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Syngenta Plans Margin Growth as Pricing Offsets Currency

April 16 (Bloomberg) -- Syngenta AG, the world’s largest maker of crop chemicals, said profitability may increase this year as the company raises prices to offset emerging-market currencies’ drop against the dollar.

Earnings before interest, taxes, depreciation and amortization as a proportion of revenue “will be slightly higher than last year,” Chief Financial Officer John Ramsay said in a phone interview. “It will depend on currencies, which could distort it.”

Exchange-rate moves may hurt full-year Ebitda by $100 million, double the reduction it forecast earlier, Basel, Switzerland-based Syngenta said today in a statement. First-quarter sales excluding currency effects rose 5 percent as volume increased 2 percent and the company raised prices by 3 percent. Product pricing will be “key” to succeeding in emerging markets, Ramsay said.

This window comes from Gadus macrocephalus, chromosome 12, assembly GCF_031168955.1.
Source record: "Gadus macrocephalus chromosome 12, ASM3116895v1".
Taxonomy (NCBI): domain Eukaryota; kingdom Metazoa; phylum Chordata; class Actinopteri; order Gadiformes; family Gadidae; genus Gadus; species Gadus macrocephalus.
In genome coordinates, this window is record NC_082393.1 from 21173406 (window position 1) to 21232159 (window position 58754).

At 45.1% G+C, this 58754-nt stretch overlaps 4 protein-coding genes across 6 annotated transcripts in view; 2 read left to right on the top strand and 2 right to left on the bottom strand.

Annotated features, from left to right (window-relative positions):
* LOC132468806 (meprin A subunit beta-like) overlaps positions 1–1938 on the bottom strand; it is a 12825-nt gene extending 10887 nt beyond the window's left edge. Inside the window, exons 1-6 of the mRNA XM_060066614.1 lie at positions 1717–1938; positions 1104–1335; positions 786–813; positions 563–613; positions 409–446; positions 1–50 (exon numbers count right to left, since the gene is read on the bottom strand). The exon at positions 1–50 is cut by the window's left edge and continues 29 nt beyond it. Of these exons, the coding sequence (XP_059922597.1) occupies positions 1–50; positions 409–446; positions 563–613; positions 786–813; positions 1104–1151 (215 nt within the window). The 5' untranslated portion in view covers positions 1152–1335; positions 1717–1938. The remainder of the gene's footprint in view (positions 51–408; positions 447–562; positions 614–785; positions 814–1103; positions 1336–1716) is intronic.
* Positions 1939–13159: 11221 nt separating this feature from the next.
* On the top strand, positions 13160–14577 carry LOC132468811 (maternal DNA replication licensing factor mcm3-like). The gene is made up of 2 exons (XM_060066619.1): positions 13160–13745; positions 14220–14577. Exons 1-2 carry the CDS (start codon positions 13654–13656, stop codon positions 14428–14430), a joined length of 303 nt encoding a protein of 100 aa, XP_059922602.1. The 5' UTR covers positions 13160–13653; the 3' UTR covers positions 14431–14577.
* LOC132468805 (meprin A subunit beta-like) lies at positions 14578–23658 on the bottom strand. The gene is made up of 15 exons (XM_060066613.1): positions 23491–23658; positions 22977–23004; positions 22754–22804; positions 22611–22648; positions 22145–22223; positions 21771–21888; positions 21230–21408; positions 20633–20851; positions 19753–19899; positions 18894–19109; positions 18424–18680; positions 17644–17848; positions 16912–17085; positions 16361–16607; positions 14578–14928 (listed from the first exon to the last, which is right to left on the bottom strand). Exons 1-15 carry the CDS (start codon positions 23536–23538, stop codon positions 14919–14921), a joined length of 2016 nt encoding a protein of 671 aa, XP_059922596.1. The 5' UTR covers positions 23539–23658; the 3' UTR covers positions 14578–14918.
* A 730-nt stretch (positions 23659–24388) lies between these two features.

Chief Executive Officer Michael Mack, who became CEO six years ago, is turning a keener eye to cost and capital efficiency after U.S. corn seed inventory writedowns totaling $170 million forced Syngenta to scale back a profit target last year. An efficiency program announced in February will cut $1 billion in costs by 2018.

Syngenta rose as much as 1.9 percent to 342.80 Swiss francs, the highest intraday price since Jan. 24, and was trading up 1.5 percent as of 9:11 a.m. in Zurich. That pared the stock’s decline this year to 3.7 percent, valuing Syngenta at 31.8 billion francs ($36.2 billion).

The manufacturer has processes in place to make sure excessive seed production doesn’t happen again, as “basically we’ve been much more challenging on the decision-making process,” Ramsay said.

First-quarter sales, including currency shifts, rose 2.5 percent to $4.68 billion, Syngenta said. Revenue was in line with the prediction of six analysts surveyed by Bloomberg.

To contact the reporter on this story: Patrick Winters in Zurich at pwinters3@bloomberg.net

To contact the editors responsible for this story: Simon Thiel at sthiel1@bloomberg.net Tom Lavell, Thomas Mulier

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